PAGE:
Friday, 29 March 2013

Maximum Temperature , 3C

Thursday March 28

Our first 'free' day this week, birding at last. Leaving the 20+ squabbling, buzzing, hyper active flock of Siskin decimating the sunflower hearts, seeing off the three occasional visitor Bramblings and everything else that dared to invade their feeding stations,  we drove to Sculthorpe. I wanted to give my new Canon Powershot SX50 HS a good try-out. It zooms from a 28mm wide angle to 50x. All in one lens set-up.
First sighting was a Barn Owl, flying in the rough area next to the car park, it has a nest in the abandoned caravan, rejecting the beautiful wooden nestboxes put up around the reserve. The duty volunteer told us that there was a Tawny Owl sitting on three eggs in a box near the forest school area. We couldn't even find the box ! The eerie hissing/ wheezing noise Tawnies make was audible most of the time.
Plenty of birds seen feeding from the Woodland Hide, 20+ Brambling and a few Blackbirds and Chaffinches. A Sparrowhawk glided silently through, a couple of feet above the ground, scattering everything, we left.
I tried the zoom out on a distant Brambling from the seat at Old Git's Corner (yes, I still hate the name).

This stream is reported to have Kingfisher and Water Vole. One day we might see something....

No Goshawk displaying to-day. Ollie's Farm track near Thetford,  is closed this year, usually our best bet of seeing Gos. A Buzzard put in a brief appearance before cold extremities drove us on to the shelter of Whitley Hide.
This rather unattractive wooden sculpture has appeared since our last visit. 

The bottom bird is marginally better than the top one but,  I really don't like it. It's just wrong.....
Time to test the camera on the bird table area. Again, several Brambling, Tits and Finches and half a dozen Reed Buntings. 

Pam took this excellent photo of a Brambling with her Lumix
Distracted by a new to me call, I looked up to see a female Marsh Harrier displaying, swooping up and down and tumbling. So interested in watching that I forgot to photograph ! A few minutes later, the male appeared, doing several fly-pasts before dropping into the reed bed.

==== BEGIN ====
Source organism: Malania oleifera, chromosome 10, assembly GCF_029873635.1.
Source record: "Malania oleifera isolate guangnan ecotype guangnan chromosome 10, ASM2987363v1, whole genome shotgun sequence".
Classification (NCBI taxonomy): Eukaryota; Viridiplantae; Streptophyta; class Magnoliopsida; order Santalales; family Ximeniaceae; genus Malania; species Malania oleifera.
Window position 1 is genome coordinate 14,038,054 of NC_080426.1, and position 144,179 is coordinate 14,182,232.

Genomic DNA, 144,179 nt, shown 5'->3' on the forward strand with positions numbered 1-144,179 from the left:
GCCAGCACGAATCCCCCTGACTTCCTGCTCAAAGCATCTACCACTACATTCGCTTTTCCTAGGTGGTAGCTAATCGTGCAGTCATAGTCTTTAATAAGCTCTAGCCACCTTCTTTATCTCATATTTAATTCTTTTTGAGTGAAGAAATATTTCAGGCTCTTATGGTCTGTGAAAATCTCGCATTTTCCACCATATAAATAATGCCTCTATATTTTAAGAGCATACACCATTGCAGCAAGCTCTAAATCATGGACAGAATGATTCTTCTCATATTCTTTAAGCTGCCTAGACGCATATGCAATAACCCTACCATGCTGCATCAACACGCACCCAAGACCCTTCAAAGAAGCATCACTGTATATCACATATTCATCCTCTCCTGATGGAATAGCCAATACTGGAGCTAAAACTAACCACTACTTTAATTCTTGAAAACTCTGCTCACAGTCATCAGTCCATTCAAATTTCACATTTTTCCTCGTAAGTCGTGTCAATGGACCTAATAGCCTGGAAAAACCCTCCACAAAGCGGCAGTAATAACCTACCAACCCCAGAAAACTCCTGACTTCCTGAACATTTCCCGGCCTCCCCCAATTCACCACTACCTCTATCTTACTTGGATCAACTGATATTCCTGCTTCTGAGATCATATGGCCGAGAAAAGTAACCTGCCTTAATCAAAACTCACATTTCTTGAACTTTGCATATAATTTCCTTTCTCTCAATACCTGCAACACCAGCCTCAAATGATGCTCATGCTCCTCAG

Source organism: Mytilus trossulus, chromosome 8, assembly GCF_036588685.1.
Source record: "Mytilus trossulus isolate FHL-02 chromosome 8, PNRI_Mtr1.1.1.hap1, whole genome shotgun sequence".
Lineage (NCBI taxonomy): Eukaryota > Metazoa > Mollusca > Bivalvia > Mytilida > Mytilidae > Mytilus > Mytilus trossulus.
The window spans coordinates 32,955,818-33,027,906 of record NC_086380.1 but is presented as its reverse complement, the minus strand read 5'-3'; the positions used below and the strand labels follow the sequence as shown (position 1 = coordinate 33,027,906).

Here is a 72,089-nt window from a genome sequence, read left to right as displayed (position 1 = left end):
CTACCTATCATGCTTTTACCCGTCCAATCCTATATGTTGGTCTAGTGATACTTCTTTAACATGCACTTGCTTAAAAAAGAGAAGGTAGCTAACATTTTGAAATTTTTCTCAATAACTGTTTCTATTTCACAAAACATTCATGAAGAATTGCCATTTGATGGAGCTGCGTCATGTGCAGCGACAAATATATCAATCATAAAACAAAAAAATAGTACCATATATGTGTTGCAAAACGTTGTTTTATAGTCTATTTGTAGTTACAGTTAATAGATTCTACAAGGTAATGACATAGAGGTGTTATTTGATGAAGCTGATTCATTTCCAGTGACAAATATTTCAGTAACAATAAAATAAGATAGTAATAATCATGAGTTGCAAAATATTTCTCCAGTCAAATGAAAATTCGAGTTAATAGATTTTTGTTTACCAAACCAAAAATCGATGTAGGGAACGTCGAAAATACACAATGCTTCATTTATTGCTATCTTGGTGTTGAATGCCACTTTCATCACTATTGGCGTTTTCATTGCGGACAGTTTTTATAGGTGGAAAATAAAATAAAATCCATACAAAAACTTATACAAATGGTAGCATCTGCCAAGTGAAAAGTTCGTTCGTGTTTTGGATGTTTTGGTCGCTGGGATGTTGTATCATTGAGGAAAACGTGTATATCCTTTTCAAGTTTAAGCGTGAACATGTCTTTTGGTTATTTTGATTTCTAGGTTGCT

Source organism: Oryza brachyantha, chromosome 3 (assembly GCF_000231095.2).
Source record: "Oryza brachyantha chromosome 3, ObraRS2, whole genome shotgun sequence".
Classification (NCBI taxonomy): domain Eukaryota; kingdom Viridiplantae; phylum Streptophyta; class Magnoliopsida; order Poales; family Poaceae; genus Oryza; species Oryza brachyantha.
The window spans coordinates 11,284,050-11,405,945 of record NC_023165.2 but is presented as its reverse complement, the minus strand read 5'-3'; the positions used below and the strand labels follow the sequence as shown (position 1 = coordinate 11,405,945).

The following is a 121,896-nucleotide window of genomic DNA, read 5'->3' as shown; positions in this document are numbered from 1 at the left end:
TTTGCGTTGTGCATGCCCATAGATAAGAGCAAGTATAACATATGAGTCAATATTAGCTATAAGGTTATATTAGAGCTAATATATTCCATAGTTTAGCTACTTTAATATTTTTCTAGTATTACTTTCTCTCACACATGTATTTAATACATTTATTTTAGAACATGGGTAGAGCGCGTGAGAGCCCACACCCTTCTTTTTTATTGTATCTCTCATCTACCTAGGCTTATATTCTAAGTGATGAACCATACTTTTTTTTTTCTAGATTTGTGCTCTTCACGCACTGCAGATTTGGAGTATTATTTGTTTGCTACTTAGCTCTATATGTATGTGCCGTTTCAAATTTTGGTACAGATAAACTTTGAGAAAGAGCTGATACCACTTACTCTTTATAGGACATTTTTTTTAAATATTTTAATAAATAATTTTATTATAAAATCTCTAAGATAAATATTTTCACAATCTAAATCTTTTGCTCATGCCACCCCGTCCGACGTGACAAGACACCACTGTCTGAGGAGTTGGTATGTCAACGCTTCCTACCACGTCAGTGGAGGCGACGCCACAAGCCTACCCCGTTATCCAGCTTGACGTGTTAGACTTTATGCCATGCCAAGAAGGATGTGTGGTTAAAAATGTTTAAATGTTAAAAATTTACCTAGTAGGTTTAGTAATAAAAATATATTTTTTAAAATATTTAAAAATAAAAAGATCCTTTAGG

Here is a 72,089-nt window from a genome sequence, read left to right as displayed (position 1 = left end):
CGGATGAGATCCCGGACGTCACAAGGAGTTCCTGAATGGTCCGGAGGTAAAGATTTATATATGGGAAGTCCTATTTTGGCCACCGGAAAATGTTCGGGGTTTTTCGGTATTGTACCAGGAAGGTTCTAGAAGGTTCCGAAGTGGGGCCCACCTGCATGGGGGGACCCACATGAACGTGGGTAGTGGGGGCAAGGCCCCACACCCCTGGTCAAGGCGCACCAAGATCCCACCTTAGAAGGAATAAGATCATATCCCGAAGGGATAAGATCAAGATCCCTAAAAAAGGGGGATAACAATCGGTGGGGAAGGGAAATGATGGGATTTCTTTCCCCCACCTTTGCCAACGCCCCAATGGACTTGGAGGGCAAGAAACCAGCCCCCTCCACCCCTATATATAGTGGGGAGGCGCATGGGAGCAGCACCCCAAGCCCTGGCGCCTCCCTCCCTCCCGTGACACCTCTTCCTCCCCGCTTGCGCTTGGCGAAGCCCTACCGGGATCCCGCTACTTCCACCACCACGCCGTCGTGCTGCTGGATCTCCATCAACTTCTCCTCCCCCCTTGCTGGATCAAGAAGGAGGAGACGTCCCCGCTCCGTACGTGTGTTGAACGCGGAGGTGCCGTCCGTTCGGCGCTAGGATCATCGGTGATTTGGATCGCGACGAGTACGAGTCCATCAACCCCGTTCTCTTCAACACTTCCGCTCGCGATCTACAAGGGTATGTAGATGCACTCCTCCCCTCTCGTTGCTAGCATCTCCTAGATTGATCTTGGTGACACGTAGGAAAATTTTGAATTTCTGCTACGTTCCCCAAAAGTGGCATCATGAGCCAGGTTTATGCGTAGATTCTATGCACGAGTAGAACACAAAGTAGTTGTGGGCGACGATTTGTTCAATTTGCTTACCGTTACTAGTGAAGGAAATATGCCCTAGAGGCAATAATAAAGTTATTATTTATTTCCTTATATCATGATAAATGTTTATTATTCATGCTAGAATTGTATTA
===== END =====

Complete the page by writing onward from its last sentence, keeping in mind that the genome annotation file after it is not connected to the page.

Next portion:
I managed a single photograph of the minute Wood Mouse which darted out, apparently legless, took a seed and disappeared back into the reeds. One seamless movement.

 Pam's photo is better 
We heard our first Sculthorpe Nuthatch calling but didn't have a view.
A welcome hot chocolate from the vending machine and a shared decision to avoid Titchwell's unsheltered walkway.
Pam enjoyed photographing a foot dabbling Little Egret and a Spotted Redshank at Morston before I had a go at scenery shots.

Several species of the Gull and Heron family dabble their feet to disturb lurking eats. 

Morston. Brent Geese washing.

Cley Eye Field off Beach Road, had several Curlew which move further and further away as soon as one stops.  The Purple Sandpiper was still frequenting the environs of the flood pool.

The ever present winter Turnstones at Salthouse, lurking whilst awaiting their turn at the scattered food which was  monopolised by Black-headed Gulls whilst we were there.

Home by late tea-time to sit in warmth and comfort.

I have a beautiful - and pretty rare - alpine Iris in bloom in one of my sinks. A scant three inches tall Iris winogradowii. I was only allowed to buy one bulb and they soon sold out.

No comments:

Post a Comment